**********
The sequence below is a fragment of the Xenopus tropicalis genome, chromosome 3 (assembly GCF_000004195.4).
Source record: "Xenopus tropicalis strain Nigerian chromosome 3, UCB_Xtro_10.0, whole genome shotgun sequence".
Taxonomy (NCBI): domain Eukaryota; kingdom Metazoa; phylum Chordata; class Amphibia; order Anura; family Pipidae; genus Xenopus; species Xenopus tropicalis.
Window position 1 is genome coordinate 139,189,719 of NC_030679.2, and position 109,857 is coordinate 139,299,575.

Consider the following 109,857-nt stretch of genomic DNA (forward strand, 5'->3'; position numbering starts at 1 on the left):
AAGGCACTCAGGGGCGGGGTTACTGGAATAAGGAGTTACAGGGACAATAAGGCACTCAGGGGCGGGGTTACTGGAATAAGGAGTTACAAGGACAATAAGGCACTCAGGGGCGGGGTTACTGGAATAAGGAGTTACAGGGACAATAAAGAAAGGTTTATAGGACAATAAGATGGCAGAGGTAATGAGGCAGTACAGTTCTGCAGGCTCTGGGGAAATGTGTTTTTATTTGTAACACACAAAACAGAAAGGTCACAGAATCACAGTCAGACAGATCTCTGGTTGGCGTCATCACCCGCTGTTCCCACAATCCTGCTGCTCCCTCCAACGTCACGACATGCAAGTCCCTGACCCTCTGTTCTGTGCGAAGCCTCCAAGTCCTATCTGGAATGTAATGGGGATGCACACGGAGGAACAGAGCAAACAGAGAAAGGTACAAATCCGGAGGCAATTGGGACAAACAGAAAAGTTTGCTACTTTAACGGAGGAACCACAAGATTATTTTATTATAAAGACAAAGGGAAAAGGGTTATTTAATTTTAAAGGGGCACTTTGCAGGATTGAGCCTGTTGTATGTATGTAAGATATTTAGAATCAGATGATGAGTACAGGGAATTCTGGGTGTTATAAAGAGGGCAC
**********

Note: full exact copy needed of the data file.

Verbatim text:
The sequence below is a fragment of the Xenopus tropicalis genome, chromosome 3 (assembly GCF_000004195.4).
Source record: "Xenopus tropicalis strain Nigerian chromosome 3, UCB_Xtro_10.0, whole genome shotgun sequence".
Taxonomy (NCBI): domain Eukaryota; kingdom Metazoa; phylum Chordata; class Amphibia; order Anura; family Pipidae; genus Xenopus; species Xenopus tropicalis.
Window position 1 is genome coordinate 139,189,719 of NC_030679.2, and position 109,857 is coordinate 139,299,575.

Consider the following 109,857-nt stretch of genomic DNA (forward strand, 5'->3'; position numbering starts at 1 on the left):
AAGGCACTCAGGGGCGGGGTTACTGGAATAAGGAGTTACAGGGACAATAAGGCACTCAGGGGCGGGGTTACTGGAATAAGGAGTTACAAGGACAATAAGGCACTCAGGGGCGGGGTTACTGGAATAAGGAGTTACAGGGACAATAAAGAAAGGTTTATAGGACAATAAGATGGCAGAGGTAATGAGGCAGTACAGTTCTGCAGGCTCTGGGGAAATGTGTTTTTATTTGTAACACACAAAACAGAAAGGTCACAGAATCACAGTCAGACAGATCTCTGGTTGGCGTCATCACCCGCTGTTCCCACAATCCTGCTGCTCCCTCCAACGTCACGACATGCAAGTCCCTGACCCTCTGTTCTGTGCGAAGCCTCCAAGTCCTATCTGGAATGTAATGGGGATGCACACGGAGGAACAGAGCAAACAGAGAAAGGTACAAATCCGGAGGCAATTGGGACAAACAGAAAAGTTTGCTACTTTAACGGAGGAACCACAAGATTATTTTATTATAAAGACAAAGGGAAAAGGGTTATTTAATTTTAAAGGGGCACTTTGCAGGATTGAGCCTGTTGTATGTATGTAAGATATTTAGAATCAGATGATGAGTACAGGGAATTCTGGGTGTTATAAAGAGGGCAC